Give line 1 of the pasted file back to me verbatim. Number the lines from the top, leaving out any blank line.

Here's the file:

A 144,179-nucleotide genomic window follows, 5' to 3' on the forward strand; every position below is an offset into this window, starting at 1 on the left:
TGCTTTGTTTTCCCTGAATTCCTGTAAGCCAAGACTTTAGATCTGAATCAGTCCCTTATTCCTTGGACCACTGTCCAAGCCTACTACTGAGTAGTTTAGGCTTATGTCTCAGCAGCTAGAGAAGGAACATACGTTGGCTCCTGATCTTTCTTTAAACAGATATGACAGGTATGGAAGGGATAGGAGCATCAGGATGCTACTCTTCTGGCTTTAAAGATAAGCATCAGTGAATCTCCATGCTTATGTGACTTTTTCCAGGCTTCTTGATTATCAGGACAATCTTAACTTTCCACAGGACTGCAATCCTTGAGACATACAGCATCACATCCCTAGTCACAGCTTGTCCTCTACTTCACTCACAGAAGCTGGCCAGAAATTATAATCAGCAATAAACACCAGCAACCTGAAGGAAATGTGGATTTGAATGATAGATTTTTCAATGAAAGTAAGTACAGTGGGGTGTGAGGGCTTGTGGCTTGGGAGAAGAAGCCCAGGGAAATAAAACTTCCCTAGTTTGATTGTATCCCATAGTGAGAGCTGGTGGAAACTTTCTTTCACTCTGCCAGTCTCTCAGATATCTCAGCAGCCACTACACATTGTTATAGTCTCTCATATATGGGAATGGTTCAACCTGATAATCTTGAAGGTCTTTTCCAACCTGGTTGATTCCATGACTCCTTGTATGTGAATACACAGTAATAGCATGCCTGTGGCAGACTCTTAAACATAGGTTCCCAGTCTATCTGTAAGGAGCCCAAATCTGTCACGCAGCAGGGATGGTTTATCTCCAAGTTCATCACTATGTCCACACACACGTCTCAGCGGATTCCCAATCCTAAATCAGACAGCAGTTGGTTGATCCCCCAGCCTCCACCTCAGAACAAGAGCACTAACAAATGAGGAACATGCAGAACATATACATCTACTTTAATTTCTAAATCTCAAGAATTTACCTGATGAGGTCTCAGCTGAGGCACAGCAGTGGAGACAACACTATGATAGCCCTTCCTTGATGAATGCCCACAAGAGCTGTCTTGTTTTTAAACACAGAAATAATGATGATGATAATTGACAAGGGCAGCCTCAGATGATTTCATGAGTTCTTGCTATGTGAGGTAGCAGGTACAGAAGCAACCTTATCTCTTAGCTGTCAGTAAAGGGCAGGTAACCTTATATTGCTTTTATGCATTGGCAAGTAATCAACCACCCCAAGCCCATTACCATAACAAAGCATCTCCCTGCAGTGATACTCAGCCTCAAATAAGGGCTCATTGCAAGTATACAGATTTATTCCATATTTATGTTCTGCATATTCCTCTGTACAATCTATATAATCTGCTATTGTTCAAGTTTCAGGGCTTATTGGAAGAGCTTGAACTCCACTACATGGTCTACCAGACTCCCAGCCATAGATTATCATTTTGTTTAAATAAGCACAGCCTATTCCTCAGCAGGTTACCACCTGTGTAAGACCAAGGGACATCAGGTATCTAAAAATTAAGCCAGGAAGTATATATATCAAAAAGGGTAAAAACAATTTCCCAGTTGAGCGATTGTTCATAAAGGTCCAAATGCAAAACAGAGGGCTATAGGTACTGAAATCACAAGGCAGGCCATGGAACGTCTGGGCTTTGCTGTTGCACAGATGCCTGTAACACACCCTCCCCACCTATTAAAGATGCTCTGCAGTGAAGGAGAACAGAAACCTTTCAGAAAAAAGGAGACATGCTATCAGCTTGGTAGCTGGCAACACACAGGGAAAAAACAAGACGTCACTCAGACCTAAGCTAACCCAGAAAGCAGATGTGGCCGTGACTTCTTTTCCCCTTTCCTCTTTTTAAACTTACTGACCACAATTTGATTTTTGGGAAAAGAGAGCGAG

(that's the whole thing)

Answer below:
A 144,179-nucleotide genomic window follows, 5' to 3' on the forward strand; every position below is an offset into this window, starting at 1 on the left: